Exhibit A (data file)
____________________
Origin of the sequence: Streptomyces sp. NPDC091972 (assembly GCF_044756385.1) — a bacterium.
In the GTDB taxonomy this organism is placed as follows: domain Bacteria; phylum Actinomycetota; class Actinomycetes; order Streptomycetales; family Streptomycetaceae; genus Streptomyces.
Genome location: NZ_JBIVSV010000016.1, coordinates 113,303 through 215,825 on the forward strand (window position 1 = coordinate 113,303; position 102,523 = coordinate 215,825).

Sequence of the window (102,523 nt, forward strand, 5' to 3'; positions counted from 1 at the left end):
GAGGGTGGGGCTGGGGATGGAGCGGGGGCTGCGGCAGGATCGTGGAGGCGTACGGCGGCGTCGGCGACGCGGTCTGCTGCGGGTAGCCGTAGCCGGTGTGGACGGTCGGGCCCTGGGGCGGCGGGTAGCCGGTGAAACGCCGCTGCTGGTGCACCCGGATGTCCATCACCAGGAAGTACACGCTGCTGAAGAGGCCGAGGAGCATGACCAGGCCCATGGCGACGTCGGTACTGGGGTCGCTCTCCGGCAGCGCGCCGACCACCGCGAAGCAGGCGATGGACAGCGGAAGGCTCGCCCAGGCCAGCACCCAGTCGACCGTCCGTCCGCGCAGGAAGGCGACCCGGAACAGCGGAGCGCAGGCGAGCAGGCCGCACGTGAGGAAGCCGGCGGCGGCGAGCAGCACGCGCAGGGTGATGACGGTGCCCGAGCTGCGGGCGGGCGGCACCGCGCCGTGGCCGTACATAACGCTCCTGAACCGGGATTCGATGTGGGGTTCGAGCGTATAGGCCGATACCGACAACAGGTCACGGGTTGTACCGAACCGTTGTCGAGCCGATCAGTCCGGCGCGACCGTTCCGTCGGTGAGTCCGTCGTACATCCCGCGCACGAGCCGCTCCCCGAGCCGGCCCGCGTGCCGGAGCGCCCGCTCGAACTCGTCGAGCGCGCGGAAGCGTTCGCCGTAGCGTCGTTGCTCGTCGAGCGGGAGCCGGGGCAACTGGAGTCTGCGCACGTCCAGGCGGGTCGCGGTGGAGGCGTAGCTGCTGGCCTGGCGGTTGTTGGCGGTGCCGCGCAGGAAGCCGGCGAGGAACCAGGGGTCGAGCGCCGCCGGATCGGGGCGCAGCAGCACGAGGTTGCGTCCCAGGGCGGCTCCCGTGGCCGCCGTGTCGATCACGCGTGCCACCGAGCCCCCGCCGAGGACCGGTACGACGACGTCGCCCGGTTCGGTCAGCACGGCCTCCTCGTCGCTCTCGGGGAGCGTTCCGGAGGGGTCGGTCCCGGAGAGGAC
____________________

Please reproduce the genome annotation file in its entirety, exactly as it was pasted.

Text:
Origin of the sequence: Streptomyces sp. NPDC091972 (assembly GCF_044756385.1) — a bacterium.
In the GTDB taxonomy this organism is placed as follows: domain Bacteria; phylum Actinomycetota; class Actinomycetes; order Streptomycetales; family Streptomycetaceae; genus Streptomyces.
Genome location: NZ_JBIVSV010000016.1, coordinates 113,303 through 215,825 on the forward strand (window position 1 = coordinate 113,303; position 102,523 = coordinate 215,825).

Sequence of the window (102,523 nt, forward strand, 5' to 3'; positions counted from 1 at the left end):
GAGGGTGGGGCTGGGGATGGAGCGGGGGCTGCGGCAGGATCGTGGAGGCGTACGGCGGCGTCGGCGACGCGGTCTGCTGCGGGTAGCCGTAGCCGGTGTGGACGGTCGGGCCCTGGGGCGGCGGGTAGCCGGTGAAACGCCGCTGCTGGTGCACCCGGATGTCCATCACCAGGAAGTACACGCTGCTGAAGAGGCCGAGGAGCATGACCAGGCCCATGGCGACGTCGGTACTGGGGTCGCTCTCCGGCAGCGCGCCGACCACCGCGAAGCAGGCGATGGACAGCGGAAGGCTCGCCCAGGCCAGCACCCAGTCGACCGTCCGTCCGCGCAGGAAGGCGACCCGGAACAGCGGAGCGCAGGCGAGCAGGCCGCACGTGAGGAAGCCGGCGGCGGCGAGCAGCACGCGCAGGGTGATGACGGTGCCCGAGCTGCGGGCGGGCGGCACCGCGCCGTGGCCGTACATAACGCTCCTGAACCGGGATTCGATGTGGGGTTCGAGCGTATAGGCCGATACCGACAACAGGTCACGGGTTGTACCGAACCGTTGTCGAGCCGATCAGTCCGGCGCGACCGTTCCGTCGGTGAGTCCGTCGTACATCCCGCGCACGAGCCGCTCCCCGAGCCGGCCCGCGTGCCGGAGCGCCCGCTCGAACTCGTCGAGCGCGCGGAAGCGTTCGCCGTAGCGTCGTTGCTCGTCGAGCGGGAGCCGGGGCAACTGGAGTCTGCGCACGTCCAGGCGGGTCGCGGTGGAGGCGTAGCTGCTGGCCTGGCGGTTGTTGGCGGTGCCGCGCAGGAAGCCGGCGAGGAACCAGGGGTCGAGCGCCGCCGGATCGGGGCGCAGCAGCACGAGGTTGCGTCCCAGGGCGGCTCCCGTGGCCGCCGTGTCGATCACGCGTGCCACCGAGCCCCCGCCGAGGACCGGTACGACGACGTCGCCCGGTTCGGTCAGCACGGCCTCCTCGTCGCTCTCGGGGAGCGTTCCGGAGGGGTCGGTCCCGGAGAGGAC